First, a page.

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The end of the mining construction boom should be the death knell for fly-in, fly-out work camps in WA's north, according to Pilbara MP and former Nationals leader Brendon Grylls.
He nominated looming lease expirations for Woodside's Gap Ridge camp outside Karratha and BHP Billiton's Kurra Village outside of Newman as "the biggest issue in the Pilbara" and vowed to fight their renewal.
Mr Grylls made the remarks at the end of the "gap year" Premier Colin Barnett wanted him to have before resuming his ministerial career.
The former regional development minister said he was "not available for selection at the moment" but suggested the FIFO issue had fired his resolve to contest the 2017 election seeking a fifth term in politics.
"Certainly, I look forward to taking policies to the next election that look like we are trying to build a Karratha city of 50,000 - we've got 25,000 now - and you don't increase the residential population of the city by constantly approving extended leases on camps," he said.
Mr Grylls said there had been a need for the Gap Ridge camp when Woodside's Pluto LNG project was being built - but not to house an operational workforce.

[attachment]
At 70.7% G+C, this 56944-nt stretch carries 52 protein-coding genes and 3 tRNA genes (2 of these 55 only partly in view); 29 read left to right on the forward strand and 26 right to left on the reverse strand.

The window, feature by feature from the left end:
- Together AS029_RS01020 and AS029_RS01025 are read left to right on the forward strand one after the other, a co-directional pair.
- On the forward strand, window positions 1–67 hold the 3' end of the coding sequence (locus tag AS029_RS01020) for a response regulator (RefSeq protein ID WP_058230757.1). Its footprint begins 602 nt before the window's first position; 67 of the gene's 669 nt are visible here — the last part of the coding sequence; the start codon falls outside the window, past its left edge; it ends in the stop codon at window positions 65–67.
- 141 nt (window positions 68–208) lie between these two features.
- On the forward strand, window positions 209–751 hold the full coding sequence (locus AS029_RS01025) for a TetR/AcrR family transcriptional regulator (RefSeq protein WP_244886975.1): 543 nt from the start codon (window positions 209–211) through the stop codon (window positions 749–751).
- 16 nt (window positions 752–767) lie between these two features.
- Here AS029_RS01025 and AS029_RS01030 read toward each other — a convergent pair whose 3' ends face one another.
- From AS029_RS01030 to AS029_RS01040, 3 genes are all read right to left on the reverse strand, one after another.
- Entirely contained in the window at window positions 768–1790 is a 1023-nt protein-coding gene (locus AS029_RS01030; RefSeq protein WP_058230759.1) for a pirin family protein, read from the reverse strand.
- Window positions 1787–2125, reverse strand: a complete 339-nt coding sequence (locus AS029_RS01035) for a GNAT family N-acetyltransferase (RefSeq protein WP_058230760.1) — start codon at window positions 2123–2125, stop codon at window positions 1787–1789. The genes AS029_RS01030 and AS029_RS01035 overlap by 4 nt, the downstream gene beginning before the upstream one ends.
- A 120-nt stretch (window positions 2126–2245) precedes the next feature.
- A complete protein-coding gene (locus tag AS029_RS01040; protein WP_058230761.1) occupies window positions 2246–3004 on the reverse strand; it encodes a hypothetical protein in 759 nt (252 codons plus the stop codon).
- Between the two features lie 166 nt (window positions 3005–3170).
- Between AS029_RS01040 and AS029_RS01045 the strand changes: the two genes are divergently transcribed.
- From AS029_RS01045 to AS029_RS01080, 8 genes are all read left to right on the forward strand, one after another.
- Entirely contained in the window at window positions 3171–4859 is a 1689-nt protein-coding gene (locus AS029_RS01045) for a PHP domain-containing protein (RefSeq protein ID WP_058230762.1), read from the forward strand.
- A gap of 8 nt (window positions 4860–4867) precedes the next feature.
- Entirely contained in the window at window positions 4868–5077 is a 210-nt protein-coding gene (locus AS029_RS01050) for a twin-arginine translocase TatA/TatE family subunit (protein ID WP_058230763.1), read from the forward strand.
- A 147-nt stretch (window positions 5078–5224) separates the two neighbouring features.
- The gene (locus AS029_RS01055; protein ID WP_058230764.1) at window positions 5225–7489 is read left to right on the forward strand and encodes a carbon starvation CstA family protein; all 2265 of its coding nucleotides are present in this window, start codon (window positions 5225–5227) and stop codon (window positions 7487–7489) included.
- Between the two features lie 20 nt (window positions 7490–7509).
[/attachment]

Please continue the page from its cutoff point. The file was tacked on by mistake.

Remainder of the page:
"Companies have run out of reasons for a FIFO workforce," he said. "There's an opportunity for the Pilbara to almost cash in on the cycle and that is with the construction phase coming to an end, for more and more of the workforce to transition into normal residential arrangements."
Chamber of Minerals and Energy WA deputy chief executive Nicole Roocke said companies that identified the need for FIFO villages should have their leases renewed, citing flexibility for employees and workers.
The chamber predicts WA's FIFO workforce will decrease by 10,400 workers by 2020. But the proportion of the operational workforce doing FIFO will increase 3 per cent to 63 per cent.
Lands Minister Terry Redman said he would decide in the first half of this year on Gap Ridge.